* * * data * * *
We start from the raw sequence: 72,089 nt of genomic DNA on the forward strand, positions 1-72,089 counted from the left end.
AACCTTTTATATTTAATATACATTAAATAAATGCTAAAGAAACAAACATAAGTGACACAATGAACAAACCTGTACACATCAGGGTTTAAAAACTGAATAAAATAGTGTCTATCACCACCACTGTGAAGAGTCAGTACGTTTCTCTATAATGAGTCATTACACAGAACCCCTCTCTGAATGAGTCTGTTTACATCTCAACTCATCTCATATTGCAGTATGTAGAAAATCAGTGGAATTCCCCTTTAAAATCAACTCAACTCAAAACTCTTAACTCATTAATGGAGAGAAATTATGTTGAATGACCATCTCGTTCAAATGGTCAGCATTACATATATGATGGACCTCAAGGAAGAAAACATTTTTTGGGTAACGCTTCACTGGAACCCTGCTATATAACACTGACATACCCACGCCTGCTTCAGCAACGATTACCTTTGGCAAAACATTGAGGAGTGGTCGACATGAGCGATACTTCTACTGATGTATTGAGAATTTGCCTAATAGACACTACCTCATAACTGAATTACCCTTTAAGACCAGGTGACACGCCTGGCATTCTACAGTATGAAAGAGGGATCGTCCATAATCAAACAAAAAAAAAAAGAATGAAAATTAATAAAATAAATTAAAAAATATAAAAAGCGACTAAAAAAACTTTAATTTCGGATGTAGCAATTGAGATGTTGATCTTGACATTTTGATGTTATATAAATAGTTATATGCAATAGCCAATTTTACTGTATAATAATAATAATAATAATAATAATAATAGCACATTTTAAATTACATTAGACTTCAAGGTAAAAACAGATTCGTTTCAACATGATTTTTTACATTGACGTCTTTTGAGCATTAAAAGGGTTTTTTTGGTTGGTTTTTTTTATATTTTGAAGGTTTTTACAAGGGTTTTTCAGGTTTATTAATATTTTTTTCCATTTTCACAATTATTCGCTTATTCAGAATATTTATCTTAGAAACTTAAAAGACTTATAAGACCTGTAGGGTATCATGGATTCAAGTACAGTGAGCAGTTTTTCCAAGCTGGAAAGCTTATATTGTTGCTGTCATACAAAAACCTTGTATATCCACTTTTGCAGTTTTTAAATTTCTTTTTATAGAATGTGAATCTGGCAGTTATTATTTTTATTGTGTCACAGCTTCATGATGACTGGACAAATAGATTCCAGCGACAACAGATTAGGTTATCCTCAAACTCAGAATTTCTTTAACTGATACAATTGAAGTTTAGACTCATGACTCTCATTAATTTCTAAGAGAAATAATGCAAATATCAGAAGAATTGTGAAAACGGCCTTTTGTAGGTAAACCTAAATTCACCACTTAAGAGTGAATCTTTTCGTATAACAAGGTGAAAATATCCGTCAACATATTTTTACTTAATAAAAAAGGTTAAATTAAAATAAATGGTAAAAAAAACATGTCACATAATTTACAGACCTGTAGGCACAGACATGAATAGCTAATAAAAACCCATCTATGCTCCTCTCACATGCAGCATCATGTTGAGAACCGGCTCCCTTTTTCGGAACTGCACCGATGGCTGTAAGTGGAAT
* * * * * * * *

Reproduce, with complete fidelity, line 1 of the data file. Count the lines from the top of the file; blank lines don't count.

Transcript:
We start from the raw sequence: 72,089 nt of genomic DNA on the forward strand, positions 1-72,089 counted from the left end.